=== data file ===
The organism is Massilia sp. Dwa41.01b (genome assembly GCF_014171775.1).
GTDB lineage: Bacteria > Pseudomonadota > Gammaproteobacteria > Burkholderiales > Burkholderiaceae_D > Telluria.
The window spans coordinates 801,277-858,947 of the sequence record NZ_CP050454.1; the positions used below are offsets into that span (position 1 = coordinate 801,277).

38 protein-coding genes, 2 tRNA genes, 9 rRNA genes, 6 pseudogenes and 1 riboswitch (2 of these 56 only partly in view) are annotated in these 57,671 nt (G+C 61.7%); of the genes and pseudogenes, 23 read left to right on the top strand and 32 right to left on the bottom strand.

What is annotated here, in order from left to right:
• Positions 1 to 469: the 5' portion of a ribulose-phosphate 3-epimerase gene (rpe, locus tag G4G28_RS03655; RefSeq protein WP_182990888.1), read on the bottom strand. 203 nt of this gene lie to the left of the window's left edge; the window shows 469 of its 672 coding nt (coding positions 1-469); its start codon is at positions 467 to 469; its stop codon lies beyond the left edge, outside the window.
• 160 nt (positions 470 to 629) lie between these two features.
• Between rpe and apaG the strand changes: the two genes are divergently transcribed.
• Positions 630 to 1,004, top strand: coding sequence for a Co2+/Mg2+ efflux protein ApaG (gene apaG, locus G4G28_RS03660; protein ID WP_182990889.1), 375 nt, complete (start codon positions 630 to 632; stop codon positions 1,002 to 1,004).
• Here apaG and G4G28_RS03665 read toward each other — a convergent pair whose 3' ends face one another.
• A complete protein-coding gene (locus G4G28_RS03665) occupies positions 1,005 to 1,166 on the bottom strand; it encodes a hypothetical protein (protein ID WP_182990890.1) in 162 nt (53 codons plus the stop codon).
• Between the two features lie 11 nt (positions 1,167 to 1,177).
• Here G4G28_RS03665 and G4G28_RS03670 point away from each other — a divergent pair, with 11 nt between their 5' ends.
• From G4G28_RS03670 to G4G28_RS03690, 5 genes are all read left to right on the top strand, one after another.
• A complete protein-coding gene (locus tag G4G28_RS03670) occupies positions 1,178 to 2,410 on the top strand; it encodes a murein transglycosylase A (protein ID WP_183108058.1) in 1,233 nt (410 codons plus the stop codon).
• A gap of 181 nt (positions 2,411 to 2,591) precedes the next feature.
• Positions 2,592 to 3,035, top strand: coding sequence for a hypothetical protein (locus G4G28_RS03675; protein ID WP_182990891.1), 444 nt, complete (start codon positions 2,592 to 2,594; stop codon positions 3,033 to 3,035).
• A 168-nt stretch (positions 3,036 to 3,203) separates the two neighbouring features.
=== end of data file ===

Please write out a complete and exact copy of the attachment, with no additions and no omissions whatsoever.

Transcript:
The organism is Massilia sp. Dwa41.01b (genome assembly GCF_014171775.1).
GTDB lineage: Bacteria > Pseudomonadota > Gammaproteobacteria > Burkholderiales > Burkholderiaceae_D > Telluria.
The window spans coordinates 801,277-858,947 of the sequence record NZ_CP050454.1; the positions used below are offsets into that span (position 1 = coordinate 801,277).

38 protein-coding genes, 2 tRNA genes, 9 rRNA genes, 6 pseudogenes and 1 riboswitch (2 of these 56 only partly in view) are annotated in these 57,671 nt (G+C 61.7%); of the genes and pseudogenes, 23 read left to right on the top strand and 32 right to left on the bottom strand.

What is annotated here, in order from left to right:
• Positions 1 to 469: the 5' portion of a ribulose-phosphate 3-epimerase gene (rpe, locus tag G4G28_RS03655; RefSeq protein WP_182990888.1), read on the bottom strand. 203 nt of this gene lie to the left of the window's left edge; the window shows 469 of its 672 coding nt (coding positions 1-469); its start codon is at positions 467 to 469; its stop codon lies beyond the left edge, outside the window.
• 160 nt (positions 470 to 629) lie between these two features.
• Between rpe and apaG the strand changes: the two genes are divergently transcribed.
• Positions 630 to 1,004, top strand: coding sequence for a Co2+/Mg2+ efflux protein ApaG (gene apaG, locus G4G28_RS03660; protein ID WP_182990889.1), 375 nt, complete (start codon positions 630 to 632; stop codon positions 1,002 to 1,004).
• Here apaG and G4G28_RS03665 read toward each other — a convergent pair whose 3' ends face one another.
• A complete protein-coding gene (locus G4G28_RS03665) occupies positions 1,005 to 1,166 on the bottom strand; it encodes a hypothetical protein (protein ID WP_182990890.1) in 162 nt (53 codons plus the stop codon).
• Between the two features lie 11 nt (positions 1,167 to 1,177).
• Here G4G28_RS03665 and G4G28_RS03670 point away from each other — a divergent pair, with 11 nt between their 5' ends.
• From G4G28_RS03670 to G4G28_RS03690, 5 genes are all read left to right on the top strand, one after another.
• A complete protein-coding gene (locus tag G4G28_RS03670) occupies positions 1,178 to 2,410 on the top strand; it encodes a murein transglycosylase A (protein ID WP_183108058.1) in 1,233 nt (410 codons plus the stop codon).
• A gap of 181 nt (positions 2,411 to 2,591) precedes the next feature.
• Positions 2,592 to 3,035, top strand: coding sequence for a hypothetical protein (locus G4G28_RS03675; protein ID WP_182990891.1), 444 nt, complete (start codon positions 2,592 to 2,594; stop codon positions 3,033 to 3,035).
• A 168-nt stretch (positions 3,036 to 3,203) separates the two neighbouring features.